Several hawkish bloggers have embraced the chickenhawk image. Why, you may ask? Because red-tailed hawks, AKA chickenhawks, are pretty vicious predators that eat chickens, rats, and mice. I had to defend my chickens from one when I was in high school. It wasn't a pretty sight. It would have been tough to deal with if it hadn't injured a wing on the barbs at the top of the fence on its way in. It succeeded in killing two hens and turning a third into a skinhead for the rest of her life before we got out there and let the dogs into the fence to chase it out. It didn't get to eat any, at least, but it did get away from the dogs once it was free of the fence that it couldn't fly over with its wing injury.

The first thing that occurred to me when I first heard the term 'chickenhawk' as a pejorative political term (whose first use, by the way, seems to have been long before the war on terrorism in 1986) is that only a sheltered city slicker who doesn't know what a chickenhawk is really like could come up with such an ignorant mismatch. They must have thought it was funny to speak of those who are hawkish on the war on terrorism as if they're really chickens, since chickens often represent cowardice. But choosing one of chickens' most vicious predators doesn't have quite the same effect as calling someone a chicken. It's hard to find a good analogy, but it involves two mistakes. One mistake is analogus to calling someone a sloth-killing jaguar because they're lazy. The other is analogous to using the butterfly as an image of ugliness on the ground that flies are ugly, and the word 'fly' is part of the word 'butterfly'. It sounds pretty stupid in those cases, but somehow when both errors are combined people will find it more plausible, since the two mistakes mask each other.

It never occurred to me to start a movement embracing the chickenhawk as a symbol of hawkishness, but I guess it's fitting given how much more sense it makes to use a vicious predator as a positive symbol of effectiveness in battle.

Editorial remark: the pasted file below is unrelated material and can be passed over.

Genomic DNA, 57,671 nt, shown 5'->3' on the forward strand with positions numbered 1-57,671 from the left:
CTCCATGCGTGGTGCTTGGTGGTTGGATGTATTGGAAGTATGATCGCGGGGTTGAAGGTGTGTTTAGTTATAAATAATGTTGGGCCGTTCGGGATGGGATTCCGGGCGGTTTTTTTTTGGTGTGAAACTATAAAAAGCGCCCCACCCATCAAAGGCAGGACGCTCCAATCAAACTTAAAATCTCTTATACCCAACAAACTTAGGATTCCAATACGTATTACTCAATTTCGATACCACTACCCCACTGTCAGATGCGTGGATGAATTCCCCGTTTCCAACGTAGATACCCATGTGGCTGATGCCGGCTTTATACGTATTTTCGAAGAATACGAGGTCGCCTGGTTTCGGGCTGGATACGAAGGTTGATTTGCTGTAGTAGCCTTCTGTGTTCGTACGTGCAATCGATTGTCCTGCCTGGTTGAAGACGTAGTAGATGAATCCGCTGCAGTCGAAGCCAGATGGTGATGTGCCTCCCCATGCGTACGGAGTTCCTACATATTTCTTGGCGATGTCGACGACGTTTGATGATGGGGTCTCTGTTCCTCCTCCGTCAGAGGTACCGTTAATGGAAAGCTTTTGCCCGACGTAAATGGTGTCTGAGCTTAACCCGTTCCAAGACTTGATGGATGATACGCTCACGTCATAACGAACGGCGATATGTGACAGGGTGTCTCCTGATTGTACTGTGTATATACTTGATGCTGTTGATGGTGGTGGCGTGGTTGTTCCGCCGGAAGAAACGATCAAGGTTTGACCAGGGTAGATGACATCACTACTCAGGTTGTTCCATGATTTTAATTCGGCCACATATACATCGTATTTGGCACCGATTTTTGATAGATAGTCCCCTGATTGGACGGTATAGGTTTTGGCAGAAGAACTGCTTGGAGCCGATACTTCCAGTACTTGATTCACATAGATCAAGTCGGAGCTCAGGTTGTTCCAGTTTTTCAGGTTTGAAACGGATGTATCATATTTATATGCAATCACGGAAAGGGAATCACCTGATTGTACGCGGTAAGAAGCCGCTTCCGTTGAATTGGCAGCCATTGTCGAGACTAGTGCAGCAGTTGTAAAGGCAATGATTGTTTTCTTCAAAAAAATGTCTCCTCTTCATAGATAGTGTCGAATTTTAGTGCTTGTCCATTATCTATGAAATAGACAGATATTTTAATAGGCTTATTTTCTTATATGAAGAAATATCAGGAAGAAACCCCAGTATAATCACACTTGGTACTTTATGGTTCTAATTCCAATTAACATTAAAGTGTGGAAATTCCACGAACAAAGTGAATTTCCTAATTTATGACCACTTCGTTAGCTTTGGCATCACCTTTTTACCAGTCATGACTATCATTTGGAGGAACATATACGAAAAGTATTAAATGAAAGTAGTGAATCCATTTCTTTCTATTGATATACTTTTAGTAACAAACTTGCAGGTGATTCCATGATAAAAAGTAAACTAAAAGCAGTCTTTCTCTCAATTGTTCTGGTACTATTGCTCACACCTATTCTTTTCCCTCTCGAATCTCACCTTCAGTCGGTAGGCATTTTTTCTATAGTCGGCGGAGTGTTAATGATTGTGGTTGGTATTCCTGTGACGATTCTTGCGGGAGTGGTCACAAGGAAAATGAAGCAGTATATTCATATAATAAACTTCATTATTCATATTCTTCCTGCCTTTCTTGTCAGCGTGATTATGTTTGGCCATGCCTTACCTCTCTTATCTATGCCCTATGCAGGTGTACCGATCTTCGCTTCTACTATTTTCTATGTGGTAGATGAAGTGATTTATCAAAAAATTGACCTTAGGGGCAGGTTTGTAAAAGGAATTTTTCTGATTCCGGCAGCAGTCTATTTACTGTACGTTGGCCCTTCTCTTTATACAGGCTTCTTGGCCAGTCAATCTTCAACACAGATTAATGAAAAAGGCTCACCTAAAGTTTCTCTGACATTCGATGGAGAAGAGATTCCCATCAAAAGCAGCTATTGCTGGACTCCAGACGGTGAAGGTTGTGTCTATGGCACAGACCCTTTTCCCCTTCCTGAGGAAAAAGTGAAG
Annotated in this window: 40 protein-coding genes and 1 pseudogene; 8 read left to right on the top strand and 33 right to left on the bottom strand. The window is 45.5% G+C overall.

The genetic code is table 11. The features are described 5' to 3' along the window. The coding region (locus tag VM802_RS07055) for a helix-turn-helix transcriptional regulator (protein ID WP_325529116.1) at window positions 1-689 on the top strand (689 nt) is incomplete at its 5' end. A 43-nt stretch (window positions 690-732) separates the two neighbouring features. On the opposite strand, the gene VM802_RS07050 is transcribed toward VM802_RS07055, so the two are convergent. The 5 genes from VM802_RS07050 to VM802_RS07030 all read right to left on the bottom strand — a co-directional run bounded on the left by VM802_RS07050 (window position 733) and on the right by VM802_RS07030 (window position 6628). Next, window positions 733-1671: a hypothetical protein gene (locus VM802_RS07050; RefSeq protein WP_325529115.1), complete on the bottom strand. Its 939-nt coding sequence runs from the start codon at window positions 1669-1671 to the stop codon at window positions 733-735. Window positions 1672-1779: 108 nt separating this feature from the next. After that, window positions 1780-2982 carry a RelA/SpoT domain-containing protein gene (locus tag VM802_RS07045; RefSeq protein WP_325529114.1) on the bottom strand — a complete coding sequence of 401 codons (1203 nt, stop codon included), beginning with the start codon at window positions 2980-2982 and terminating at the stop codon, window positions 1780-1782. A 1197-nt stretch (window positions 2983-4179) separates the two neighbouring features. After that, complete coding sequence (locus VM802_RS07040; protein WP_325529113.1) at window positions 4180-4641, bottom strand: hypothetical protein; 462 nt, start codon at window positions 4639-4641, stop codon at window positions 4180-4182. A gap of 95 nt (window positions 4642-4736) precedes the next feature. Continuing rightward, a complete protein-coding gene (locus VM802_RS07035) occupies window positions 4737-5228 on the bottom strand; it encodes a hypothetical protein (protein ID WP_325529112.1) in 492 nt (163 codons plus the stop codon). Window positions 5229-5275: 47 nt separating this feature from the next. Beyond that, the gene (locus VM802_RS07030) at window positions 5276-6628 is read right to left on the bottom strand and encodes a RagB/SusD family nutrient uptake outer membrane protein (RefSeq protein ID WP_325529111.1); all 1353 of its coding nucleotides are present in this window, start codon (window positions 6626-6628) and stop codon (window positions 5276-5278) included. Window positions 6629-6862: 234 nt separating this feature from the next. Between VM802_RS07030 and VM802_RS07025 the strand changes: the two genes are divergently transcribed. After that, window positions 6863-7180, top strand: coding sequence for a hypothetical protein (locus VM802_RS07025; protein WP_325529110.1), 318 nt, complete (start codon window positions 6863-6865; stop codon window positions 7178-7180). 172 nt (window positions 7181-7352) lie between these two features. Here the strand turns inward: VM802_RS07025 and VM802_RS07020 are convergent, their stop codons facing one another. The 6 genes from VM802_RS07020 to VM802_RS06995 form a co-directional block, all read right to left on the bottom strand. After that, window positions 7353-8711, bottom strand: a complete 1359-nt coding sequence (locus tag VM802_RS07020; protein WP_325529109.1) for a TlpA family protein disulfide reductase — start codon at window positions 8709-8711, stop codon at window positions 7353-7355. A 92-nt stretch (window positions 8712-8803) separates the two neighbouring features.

Illegal aliens do jobs Americans don't want to do, so some people want to perpetuate that relationship. Some have even used this as an argument that we shouldn't bother to enforce our own laws. Others have simply said that we should change the laws. Sam asks how that isn't just legitimating a subservient class. See also Dory's similar argument.

Now I do think a guest worker program (which would be changing the laws rather than simply not enforcing them) can accomodate this concern by ensuring that these now-legal workers would have ensured working conditions the same way everyone else does. But what it would also need to involve, out of fairness to immigrants who followed the law, is that we wouldn't be providing better conditions for those who broke the law to enter this country than we do to those who did it legally, including the drawn-out process of citizenship. But I do think a guest worker program can meet this concern. The question is really which of the proposals do that. I haven't had the time to look at any of the proposals, so I really have no idea. But those who don't advocate changing the laws but simply don't want to enforce them really do seem to me to be failing the people they're trying to help, because it will just perpetuate the terrible working conditions everyone on the left is complaining about.